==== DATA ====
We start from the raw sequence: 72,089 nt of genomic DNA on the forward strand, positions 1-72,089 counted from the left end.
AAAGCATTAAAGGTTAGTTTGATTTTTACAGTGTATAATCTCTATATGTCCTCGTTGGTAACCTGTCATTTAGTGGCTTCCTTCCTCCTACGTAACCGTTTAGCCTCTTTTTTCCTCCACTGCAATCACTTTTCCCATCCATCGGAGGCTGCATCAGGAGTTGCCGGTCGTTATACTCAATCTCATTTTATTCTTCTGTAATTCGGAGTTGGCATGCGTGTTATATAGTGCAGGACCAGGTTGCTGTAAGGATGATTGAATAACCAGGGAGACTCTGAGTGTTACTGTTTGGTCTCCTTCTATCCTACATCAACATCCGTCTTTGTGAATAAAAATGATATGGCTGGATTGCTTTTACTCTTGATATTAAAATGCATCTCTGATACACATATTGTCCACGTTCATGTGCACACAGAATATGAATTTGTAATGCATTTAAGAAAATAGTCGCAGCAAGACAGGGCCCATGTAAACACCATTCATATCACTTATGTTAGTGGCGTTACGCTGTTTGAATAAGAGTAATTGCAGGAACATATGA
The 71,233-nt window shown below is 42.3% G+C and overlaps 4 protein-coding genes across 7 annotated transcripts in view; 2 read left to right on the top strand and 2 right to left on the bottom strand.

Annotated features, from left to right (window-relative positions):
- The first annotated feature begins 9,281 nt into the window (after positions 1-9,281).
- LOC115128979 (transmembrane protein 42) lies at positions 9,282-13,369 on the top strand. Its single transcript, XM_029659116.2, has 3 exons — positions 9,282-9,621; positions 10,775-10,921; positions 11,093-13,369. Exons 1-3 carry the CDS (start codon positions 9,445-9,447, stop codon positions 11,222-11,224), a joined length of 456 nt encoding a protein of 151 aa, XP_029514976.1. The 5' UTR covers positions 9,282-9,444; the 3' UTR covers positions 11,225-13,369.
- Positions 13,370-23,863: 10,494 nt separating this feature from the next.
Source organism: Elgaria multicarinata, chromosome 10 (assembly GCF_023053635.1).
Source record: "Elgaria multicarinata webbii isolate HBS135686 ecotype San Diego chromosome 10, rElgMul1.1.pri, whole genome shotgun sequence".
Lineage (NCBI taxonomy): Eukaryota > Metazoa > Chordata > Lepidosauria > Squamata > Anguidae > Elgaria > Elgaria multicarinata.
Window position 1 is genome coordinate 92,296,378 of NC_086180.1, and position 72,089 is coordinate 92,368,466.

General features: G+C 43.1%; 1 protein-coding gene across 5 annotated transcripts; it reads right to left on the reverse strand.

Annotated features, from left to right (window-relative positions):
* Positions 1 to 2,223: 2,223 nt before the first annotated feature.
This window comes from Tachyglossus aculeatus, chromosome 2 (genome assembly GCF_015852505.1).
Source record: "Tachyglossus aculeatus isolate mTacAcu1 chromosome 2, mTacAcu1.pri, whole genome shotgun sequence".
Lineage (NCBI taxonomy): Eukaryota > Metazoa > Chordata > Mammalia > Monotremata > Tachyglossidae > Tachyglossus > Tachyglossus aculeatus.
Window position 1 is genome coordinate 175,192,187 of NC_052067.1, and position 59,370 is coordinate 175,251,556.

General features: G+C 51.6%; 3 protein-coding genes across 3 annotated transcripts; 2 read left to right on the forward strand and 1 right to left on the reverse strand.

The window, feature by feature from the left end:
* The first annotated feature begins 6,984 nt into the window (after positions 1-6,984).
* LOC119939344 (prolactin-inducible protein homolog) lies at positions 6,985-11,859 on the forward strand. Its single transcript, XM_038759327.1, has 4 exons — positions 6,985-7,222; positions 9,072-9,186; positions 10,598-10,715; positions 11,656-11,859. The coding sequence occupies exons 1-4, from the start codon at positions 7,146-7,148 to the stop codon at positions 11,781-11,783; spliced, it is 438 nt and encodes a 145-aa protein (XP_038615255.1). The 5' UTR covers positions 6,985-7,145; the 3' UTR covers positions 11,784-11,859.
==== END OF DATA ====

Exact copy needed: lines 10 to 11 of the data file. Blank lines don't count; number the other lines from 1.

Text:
Lineage (NCBI taxonomy): Eukaryota > Metazoa > Chordata > Lepidosauria > Squamata > Anguidae > Elgaria > Elgaria multicarinata.
Window position 1 is genome coordinate 92,296,378 of NC_086180.1, and position 72,089 is coordinate 92,368,466.